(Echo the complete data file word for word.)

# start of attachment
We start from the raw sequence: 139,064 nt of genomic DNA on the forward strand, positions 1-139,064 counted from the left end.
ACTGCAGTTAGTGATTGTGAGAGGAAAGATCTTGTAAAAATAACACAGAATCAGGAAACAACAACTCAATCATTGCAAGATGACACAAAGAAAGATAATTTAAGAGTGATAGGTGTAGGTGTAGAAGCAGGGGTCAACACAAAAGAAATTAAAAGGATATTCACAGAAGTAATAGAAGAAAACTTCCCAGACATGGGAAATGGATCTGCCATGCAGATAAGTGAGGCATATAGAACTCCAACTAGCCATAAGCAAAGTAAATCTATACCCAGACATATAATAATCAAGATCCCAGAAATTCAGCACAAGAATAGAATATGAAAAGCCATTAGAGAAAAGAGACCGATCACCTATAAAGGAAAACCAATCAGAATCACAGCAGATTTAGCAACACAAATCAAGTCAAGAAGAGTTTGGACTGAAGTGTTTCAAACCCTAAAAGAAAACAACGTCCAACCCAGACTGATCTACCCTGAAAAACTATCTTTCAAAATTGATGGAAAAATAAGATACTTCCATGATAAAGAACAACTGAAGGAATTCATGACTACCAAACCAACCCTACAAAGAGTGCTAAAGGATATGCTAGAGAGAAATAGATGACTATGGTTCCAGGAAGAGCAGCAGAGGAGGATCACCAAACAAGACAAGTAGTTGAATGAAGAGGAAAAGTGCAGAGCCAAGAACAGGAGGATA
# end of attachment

We start from the raw sequence: 139,064 nt of genomic DNA on the forward strand, positions 1-139,064 counted from the left end.
ACTGCAGTTAGTGATTGTGAGAGGAAAGATCTTGTAAAAATAACACAGAATCAGGAAACAACAACTCAATCATTGCAAGATGACACAAAGAAAGATAATTTAAGAGTGATAGGTGTAGGTGTAGAAGCAGGGGTCAACACAAAAGAAATTAAAAGGATATTCACAGAAGTAATAGAAGAAAACTTCCCAGACATGGGAAATGGATCTGCCATGCAGATAAGTGAGGCATATAGAACTCCAACTAGCCATAAGCAAAGTAAATCTATACCCAGACATATAATAATCAAGATCCCAGAAATTCAGCACAAGAATAGAATATGAAAAGCCATTAGAGAAAAGAGACCGATCACCTATAAAGGAAAACCAATCAGAATCACAGCAGATTTAGCAACACAAATCAAGTCAAGAAGAGTTTGGACTGAAGTGTTTCAAACCCTAAAAGAAAACAACGTCCAACCCAGACTGATCTACCCTGAAAAACTATCTTTCAAAATTGATGGAAAAATAAGATACTTCCATGATAAAGAACAACTGAAGGAATTCATGACTACCAAACCAACCCTACAAAGAGTGCTAAAGGATATGCTAGAGAGAAATAGATGACTATGGTTCCAGGAAGAGCAGCAGAGGAGGATCACCAAACAAGACAAGTAGTTGAATGAAGAGGAAAAGTGCAGAGCCAAGAACAGGAGGATA